Originally published August 5-8th 2003, here.
Strange, how even now, just seeing the silhouette can still feel like a punch to the heart.
Someone had sent me an IM from Olive, the "sandbox" simulator where you can build and experiment with pretty much any object, cost free-- even collapsible structures.
"Come to Olive," the instant message read, "We're about to knock over two buildings that look like the World Trade Center."
I paraphrase from memory, because what was about to happen was so object-intense, it would end up crashing the entire sim (and consequently, the chat log of everything leading up to it.)
My God, I thought, as I came flying up. Are they really going to do this? I wasn't sure I wanted to write about this. I wasn't even sure I even wanted to watch.
I had been to Ground Zero only three weeks after 9/11, when the surrounding buildings were still filmy with ash, and smoke was still spewing out of the charnel pit. So now, on the occasions when they once again air the news footage of the WTC's collapse, I still have to turn away.
But here were several Lifers, chatting away on the outside viewing platform between twin towers, eagerly waiting for the whole thing to come down.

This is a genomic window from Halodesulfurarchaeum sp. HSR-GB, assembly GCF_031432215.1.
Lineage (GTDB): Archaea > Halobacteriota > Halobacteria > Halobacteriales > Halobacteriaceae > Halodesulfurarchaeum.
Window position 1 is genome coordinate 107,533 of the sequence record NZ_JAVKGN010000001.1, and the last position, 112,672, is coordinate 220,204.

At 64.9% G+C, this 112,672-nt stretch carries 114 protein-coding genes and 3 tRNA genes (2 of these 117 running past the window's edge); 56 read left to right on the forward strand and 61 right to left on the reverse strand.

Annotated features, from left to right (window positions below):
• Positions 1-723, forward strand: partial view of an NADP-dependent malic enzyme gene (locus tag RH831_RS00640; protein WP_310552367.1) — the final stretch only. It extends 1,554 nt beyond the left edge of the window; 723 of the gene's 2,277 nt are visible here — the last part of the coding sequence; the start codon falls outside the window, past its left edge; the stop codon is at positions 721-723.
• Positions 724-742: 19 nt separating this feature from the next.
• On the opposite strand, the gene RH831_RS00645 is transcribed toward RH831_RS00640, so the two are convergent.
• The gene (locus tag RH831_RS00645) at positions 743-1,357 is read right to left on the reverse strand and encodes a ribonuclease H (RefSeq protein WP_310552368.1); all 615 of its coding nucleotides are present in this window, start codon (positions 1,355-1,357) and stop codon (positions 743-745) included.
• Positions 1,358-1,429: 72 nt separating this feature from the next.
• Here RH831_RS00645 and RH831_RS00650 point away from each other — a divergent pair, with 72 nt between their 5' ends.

Later on, Derek Jones insists he didn't have the World Trade Center in mind at all, when he began building them. He just built one, and then he started building another one beside it, and willy nilly, there it was. He does say that 9/11 might have had a subconscious influence. Derek lives near Chicago, and for some time after the original event, he worried about the safety of all the big-shouldered skyscrapers of his own city. "It made me feel pretty insecure," he says. "I couldn't stop thinking about it for a few weeks."
Once he's ready, all Derek has to do is toggle the physics properties of the buildings, and his unstable creation will succumb to the laws of gravity. In-world, Derek Jones' avatar is usually a monkey in a sci-fi uniform, as he is now, putting the final touches on a project that everyone gathered there agrees looks eerily like the towers that once anchored downtown Manhattan.
"Just without the crashing planes," Hikaru Yamamoto observes from the platform. In-world, Hikaru is a tiny girl, the kind of big-eyed anime tyke you'd see in a Miyazaki movie.
The young man who sent me the IM is right there beside me, too, raring for the crash to start; we'll call him Michael Mason. He's waiting to ride it out, largely because it'll be "fun", as he puts it later. But he's got another motivation for doing this.